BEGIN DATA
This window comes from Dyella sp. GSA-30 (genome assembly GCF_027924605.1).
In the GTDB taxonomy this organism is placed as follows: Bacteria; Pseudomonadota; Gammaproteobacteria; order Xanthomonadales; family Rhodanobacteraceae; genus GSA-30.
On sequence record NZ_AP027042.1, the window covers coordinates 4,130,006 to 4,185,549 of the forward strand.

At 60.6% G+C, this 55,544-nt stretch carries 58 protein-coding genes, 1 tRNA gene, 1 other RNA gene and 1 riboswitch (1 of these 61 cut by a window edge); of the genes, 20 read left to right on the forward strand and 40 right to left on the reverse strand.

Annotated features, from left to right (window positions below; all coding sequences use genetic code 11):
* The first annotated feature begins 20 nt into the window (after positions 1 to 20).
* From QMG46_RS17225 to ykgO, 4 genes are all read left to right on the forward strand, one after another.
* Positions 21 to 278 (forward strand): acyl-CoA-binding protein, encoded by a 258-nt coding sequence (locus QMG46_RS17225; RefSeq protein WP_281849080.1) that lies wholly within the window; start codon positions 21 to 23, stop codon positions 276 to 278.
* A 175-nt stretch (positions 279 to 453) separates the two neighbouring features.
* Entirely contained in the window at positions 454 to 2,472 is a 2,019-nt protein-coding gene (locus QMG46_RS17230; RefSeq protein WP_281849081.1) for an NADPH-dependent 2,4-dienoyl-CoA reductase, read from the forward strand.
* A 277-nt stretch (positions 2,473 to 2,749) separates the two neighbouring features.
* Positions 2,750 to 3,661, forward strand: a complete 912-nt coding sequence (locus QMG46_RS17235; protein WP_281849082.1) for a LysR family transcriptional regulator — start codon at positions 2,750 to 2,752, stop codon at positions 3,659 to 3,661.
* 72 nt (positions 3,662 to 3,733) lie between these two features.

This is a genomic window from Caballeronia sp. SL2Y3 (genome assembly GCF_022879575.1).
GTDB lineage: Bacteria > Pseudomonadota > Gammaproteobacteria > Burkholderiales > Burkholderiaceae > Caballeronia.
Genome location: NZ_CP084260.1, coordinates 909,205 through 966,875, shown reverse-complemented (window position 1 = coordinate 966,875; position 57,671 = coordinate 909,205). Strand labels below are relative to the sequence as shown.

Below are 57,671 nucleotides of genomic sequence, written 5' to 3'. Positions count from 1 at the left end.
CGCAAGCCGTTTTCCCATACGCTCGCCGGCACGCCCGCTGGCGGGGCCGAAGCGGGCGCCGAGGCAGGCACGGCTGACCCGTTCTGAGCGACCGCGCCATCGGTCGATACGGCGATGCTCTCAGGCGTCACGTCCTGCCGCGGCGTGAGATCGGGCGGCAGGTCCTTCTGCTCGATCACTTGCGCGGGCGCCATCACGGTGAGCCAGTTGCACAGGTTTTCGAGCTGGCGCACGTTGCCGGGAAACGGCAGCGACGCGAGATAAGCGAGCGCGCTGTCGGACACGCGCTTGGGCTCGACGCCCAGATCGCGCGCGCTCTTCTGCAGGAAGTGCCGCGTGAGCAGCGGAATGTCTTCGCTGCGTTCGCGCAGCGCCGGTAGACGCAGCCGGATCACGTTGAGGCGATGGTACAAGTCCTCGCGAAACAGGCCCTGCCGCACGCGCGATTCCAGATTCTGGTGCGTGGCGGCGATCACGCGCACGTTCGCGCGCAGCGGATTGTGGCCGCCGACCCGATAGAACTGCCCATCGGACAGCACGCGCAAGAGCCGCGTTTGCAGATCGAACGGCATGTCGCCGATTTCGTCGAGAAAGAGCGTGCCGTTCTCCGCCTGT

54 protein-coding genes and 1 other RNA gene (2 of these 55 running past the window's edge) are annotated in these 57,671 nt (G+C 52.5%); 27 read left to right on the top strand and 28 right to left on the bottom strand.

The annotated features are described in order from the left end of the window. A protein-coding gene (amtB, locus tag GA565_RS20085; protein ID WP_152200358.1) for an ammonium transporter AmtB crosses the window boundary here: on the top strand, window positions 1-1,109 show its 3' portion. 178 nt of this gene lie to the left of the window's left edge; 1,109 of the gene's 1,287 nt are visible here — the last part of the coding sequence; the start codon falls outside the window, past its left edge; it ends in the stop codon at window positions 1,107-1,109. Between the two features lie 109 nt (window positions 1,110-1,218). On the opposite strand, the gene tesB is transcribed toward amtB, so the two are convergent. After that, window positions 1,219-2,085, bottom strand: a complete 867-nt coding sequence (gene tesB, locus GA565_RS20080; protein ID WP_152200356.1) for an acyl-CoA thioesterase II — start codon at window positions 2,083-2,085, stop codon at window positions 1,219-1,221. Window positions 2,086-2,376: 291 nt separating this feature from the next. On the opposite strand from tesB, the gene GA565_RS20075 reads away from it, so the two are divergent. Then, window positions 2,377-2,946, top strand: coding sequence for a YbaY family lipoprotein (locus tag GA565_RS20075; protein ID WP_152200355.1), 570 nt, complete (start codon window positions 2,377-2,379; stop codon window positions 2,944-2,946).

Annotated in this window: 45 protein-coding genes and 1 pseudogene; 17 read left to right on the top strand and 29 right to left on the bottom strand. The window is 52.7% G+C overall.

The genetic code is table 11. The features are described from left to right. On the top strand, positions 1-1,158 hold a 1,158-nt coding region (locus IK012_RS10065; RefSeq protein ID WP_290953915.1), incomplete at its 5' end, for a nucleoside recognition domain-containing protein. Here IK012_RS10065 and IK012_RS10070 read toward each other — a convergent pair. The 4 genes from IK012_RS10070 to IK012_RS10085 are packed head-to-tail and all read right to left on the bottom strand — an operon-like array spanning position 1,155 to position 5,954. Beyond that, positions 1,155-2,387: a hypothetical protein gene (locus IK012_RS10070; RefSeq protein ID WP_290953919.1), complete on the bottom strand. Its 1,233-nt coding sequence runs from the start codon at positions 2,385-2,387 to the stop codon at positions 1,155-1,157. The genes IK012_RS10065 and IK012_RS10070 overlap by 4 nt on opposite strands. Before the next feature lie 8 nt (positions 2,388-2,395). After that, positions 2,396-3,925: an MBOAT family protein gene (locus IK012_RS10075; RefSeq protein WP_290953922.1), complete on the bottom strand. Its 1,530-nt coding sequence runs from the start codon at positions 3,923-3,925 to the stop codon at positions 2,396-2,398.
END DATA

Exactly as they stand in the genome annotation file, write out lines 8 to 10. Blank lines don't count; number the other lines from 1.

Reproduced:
* Positions 21 to 278 (forward strand): acyl-CoA-binding protein, encoded by a 258-nt coding sequence (locus QMG46_RS17225; RefSeq protein WP_281849080.1) that lies wholly within the window; start codon positions 21 to 23, stop codon positions 276 to 278.
* A 175-nt stretch (positions 279 to 453) separates the two neighbouring features.
* Entirely contained in the window at positions 454 to 2,472 is a 2,019-nt protein-coding gene (locus QMG46_RS17230; RefSeq protein WP_281849081.1) for an NADPH-dependent 2,4-dienoyl-CoA reductase, read from the forward strand.